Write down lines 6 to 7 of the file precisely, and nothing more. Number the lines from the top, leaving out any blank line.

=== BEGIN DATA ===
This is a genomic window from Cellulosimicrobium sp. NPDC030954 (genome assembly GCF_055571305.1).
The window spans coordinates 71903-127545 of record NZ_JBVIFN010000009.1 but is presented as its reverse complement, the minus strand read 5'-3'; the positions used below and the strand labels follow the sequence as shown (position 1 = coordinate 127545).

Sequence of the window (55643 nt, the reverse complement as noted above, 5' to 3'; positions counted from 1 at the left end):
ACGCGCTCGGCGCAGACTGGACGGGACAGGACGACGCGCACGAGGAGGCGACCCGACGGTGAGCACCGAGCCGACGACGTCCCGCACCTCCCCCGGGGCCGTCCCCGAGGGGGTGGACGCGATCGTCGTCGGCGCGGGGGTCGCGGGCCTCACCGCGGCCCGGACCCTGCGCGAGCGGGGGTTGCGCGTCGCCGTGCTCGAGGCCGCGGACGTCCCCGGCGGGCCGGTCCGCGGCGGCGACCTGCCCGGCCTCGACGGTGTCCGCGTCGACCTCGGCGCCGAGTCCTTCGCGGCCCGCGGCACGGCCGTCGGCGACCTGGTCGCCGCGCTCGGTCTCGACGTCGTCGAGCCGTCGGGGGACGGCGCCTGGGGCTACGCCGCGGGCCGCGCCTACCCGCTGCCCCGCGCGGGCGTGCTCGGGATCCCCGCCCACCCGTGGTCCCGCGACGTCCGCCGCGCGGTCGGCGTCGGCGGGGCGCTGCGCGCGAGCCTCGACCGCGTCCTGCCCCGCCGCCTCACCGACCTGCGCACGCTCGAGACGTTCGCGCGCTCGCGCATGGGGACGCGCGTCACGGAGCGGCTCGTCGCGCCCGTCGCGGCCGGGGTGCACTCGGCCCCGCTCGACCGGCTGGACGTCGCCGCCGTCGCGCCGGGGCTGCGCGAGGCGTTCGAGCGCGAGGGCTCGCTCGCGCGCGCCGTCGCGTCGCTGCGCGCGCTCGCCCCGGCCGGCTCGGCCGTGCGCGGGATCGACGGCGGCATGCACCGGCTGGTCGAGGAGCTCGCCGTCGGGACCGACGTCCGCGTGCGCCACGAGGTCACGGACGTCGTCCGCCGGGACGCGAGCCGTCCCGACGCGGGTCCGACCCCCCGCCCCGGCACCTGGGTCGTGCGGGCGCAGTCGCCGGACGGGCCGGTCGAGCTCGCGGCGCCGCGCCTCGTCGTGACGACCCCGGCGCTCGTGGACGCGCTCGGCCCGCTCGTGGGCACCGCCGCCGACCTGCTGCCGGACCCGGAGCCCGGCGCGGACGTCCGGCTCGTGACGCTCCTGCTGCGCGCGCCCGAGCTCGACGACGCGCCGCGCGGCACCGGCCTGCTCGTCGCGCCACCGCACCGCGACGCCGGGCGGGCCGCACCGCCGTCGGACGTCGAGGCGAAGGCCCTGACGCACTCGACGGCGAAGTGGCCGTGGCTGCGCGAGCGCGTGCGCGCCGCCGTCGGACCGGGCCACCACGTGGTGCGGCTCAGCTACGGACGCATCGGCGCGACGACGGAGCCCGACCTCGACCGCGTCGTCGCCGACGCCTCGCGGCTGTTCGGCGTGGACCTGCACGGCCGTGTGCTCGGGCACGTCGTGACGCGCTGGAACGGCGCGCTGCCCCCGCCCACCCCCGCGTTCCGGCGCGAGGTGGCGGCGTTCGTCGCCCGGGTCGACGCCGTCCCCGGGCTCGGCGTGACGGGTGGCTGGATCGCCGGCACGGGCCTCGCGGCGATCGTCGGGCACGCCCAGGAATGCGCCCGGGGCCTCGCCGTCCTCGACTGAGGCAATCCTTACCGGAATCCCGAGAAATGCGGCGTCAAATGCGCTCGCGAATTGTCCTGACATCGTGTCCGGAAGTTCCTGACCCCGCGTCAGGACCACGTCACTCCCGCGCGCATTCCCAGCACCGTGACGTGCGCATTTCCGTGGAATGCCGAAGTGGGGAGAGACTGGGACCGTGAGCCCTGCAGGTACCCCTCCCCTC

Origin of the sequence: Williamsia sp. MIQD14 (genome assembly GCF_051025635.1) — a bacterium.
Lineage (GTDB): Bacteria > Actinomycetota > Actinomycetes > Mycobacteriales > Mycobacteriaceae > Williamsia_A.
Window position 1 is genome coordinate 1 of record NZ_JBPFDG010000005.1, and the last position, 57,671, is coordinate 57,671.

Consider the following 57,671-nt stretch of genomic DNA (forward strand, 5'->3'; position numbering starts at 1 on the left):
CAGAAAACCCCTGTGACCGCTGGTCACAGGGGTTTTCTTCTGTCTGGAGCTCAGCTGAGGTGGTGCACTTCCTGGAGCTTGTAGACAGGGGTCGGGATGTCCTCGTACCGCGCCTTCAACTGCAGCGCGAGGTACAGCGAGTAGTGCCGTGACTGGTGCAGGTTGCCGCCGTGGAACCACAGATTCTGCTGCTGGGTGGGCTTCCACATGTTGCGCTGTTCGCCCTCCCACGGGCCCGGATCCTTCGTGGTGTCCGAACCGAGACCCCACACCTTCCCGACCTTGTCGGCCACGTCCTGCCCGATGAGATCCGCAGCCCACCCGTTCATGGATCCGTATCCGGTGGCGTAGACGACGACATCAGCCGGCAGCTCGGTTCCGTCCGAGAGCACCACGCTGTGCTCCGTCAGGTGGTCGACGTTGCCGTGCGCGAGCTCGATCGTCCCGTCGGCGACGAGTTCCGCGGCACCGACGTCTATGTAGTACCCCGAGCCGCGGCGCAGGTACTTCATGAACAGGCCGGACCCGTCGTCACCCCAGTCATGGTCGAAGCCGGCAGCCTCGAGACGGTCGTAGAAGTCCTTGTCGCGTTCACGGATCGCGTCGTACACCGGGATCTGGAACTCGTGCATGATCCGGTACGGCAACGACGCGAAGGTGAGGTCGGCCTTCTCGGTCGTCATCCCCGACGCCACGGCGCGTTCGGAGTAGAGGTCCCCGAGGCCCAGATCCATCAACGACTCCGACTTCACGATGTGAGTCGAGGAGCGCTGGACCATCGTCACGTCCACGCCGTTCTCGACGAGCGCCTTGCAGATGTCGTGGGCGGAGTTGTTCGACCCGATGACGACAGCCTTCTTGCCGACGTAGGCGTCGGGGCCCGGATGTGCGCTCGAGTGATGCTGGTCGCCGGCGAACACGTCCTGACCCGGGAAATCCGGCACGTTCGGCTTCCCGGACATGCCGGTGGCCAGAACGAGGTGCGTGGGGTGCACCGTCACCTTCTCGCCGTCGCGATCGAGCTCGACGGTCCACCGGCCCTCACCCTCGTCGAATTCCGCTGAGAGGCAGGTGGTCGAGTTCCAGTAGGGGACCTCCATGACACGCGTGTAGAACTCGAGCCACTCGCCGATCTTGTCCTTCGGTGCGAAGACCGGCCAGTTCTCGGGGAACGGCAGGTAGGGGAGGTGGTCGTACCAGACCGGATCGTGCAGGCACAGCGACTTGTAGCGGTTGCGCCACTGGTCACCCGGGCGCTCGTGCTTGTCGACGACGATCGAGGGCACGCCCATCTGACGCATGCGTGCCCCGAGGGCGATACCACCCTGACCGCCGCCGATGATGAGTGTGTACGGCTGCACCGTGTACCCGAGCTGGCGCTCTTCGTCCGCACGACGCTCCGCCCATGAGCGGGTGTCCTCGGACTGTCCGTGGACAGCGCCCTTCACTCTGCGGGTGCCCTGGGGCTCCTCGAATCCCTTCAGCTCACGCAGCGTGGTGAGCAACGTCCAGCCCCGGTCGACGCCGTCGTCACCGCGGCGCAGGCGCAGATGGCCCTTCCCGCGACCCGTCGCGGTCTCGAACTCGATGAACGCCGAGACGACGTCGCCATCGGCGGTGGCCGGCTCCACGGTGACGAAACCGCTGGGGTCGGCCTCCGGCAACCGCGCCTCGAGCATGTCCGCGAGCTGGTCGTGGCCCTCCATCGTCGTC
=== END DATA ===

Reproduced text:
Lineage (GTDB): Bacteria > Actinomycetota > Actinomycetes > Mycobacteriales > Mycobacteriaceae > Williamsia_A.
Window position 1 is genome coordinate 1 of record NZ_JBPFDG010000005.1, and the last position, 57,671, is coordinate 57,671.